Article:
In our latest housing column for the Japan Times we talk about a new book by Chie Nozawa that explains in simple, clear terms why more and more abandoned homes, both houses and condos, will litter the landscape in coming years. She gives a lot of good examples of the kind of city planning, or, more precisely, lack of city planning, that has given rise to over-production of housing even as the population in general is shrinking and homes are left vacant.
Last week, she published an article in Gendai Business that summarizes and elaborates on the book. (Gendai is published by Kodansha, which also published her book) Her main thesis is that housing is “no longer” a financial asset, though we would probably argue that it never really has been. She points out that by 2033 one out of every three homes in Japan will be vacant, and that if nothing is done–either through demolition or some program to make more effective use of existing housing–there will be 21.5 million vacant homes in Japan. She give two reasons based on the fact that the huge boomer generation will be dying out in large numbers: 1) the homes the boomers have inherited from their own parents will be empty; 2) the homes the boomers built themselves will be empty because their own children built their own homes and thus have no reason to take those homes over. It seems almost redundant for her to mention that these homes, unless they are located in major cities on desirable land, have no value whatsoever. The homes that boomers now live in are old, and so their heirs cannot possibly move in or sell or rent them without extensive renovations, which is not liely to happen given the nature of the housing market, which is all about new things, as we pointed out in our column.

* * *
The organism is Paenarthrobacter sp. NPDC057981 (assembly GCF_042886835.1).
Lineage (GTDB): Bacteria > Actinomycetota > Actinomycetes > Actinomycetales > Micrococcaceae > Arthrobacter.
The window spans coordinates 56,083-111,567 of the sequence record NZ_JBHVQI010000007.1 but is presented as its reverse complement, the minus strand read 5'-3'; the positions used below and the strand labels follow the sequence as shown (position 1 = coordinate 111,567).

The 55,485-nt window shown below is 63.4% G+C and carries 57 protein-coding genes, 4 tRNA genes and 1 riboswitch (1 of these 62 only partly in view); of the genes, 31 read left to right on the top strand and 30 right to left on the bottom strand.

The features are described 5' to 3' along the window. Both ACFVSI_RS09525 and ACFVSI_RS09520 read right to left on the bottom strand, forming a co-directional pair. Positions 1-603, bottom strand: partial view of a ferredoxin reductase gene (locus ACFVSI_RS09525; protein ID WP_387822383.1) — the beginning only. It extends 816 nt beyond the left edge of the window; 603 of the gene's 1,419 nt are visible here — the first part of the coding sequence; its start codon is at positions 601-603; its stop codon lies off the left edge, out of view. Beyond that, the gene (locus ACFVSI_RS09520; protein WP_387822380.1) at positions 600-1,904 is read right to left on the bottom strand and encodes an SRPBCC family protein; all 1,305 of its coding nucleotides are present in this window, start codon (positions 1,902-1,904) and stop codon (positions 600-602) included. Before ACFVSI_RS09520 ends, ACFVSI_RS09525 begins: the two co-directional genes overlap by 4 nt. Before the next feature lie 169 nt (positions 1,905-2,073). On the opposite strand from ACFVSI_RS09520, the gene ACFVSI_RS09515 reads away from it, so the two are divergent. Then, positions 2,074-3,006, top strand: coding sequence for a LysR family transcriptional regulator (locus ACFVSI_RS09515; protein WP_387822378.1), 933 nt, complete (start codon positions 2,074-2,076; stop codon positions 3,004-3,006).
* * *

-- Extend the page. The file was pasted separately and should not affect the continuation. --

Thus, these properties have “negative value,” meaning regardless of whether the heirs tear them down or improve them, they will have to spend money that they will never see again because it will become increasingly difficult to sell or otherwise liquidate these properties, most of which are in the suburbs. And the more there are, the worse this problem gets.
This vacant house problem brings about what Nozawa calls the “sponge phenomenon.” In English parlance we might refer to it as the Swiss cheese effect: The suburbs of major cities, and even the cities themselves, become pocked with holes of vacancies that further erode surrounding property values and scare off younger potential homeowners, who gravitate instead to the nearest brand new ultra-cheap, ultra-cramped subdivision. Nozawa gives examples of regional capitals where this effect is already in full swing: 20.8 percent of the homes in Kofu, Yamanashi Prefecture, are vacant.